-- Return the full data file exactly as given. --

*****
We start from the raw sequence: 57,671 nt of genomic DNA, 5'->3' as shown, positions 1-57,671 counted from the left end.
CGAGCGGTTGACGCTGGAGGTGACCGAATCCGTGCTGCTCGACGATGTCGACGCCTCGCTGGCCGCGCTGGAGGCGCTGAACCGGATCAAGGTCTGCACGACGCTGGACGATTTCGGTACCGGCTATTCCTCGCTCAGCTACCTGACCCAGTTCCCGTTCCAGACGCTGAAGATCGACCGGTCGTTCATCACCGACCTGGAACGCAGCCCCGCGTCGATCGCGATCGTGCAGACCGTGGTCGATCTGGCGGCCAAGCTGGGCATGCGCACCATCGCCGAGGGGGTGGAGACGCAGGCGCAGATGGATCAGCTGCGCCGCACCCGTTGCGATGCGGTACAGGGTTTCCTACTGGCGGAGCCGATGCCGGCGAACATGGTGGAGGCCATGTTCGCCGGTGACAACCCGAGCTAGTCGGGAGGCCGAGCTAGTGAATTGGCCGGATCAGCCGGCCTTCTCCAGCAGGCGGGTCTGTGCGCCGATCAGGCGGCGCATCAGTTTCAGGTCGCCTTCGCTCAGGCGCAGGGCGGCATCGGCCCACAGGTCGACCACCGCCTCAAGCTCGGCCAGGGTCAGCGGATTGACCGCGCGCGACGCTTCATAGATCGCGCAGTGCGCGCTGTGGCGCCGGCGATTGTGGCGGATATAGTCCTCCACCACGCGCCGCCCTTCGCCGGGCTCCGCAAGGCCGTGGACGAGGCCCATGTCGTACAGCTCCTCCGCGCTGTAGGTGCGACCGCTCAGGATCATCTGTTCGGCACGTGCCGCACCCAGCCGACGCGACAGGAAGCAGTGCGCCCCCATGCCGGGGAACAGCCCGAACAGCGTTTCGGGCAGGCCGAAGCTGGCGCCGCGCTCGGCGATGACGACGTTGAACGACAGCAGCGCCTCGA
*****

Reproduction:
We start from the raw sequence: 57,671 nt of genomic DNA, 5'->3' as shown, positions 1-57,671 counted from the left end.
CGAGCGGTTGACGCTGGAGGTGACCGAATCCGTGCTGCTCGACGATGTCGACGCCTCGCTGGCCGCGCTGGAGGCGCTGAACCGGATCAAGGTCTGCACGACGCTGGACGATTTCGGTACCGGCTATTCCTCGCTCAGCTACCTGACCCAGTTCCCGTTCCAGACGCTGAAGATCGACCGGTCGTTCATCACCGACCTGGAACGCAGCCCCGCGTCGATCGCGATCGTGCAGACCGTGGTCGATCTGGCGGCCAAGCTGGGCATGCGCACCATCGCCGAGGGGGTGGAGACGCAGGCGCAGATGGATCAGCTGCGCCGCACCCGTTGCGATGCGGTACAGGGTTTCCTACTGGCGGAGCCGATGCCGGCGAACATGGTGGAGGCCATGTTCGCCGGTGACAACCCGAGCTAGTCGGGAGGCCGAGCTAGTGAATTGGCCGGATCAGCCGGCCTTCTCCAGCAGGCGGGTCTGTGCGCCGATCAGGCGGCGCATCAGTTTCAGGTCGCCTTCGCTCAGGCGCAGGGCGGCATCGGCCCACAGGTCGACCACCGCCTCAAGCTCGGCCAGGGTCAGCGGATTGACCGCGCGCGACGCTTCATAGATCGCGCAGTGCGCGCTGTGGCGCCGGCGATTGTGGCGGATATAGTCCTCCACCACGCGCCGCCCTTCGCCGGGCTCCGCAAGGCCGTGGACGAGGCCCATGTCGTACAGCTCCTCCGCGCTGTAGGTGCGACCGCTCAGGATCATCTGTTCGGCACGTGCCGCACCCAGCCGACGCGACAGGAAGCAGTGCGCCCCCATGCCGGGGAACAGCCCGAACAGCGTTTCGGGCAGGCCGAAGCTGGCGCCGCGCTCGGCGATGACGACGTTGAACGACAGCAGCGCCTCGA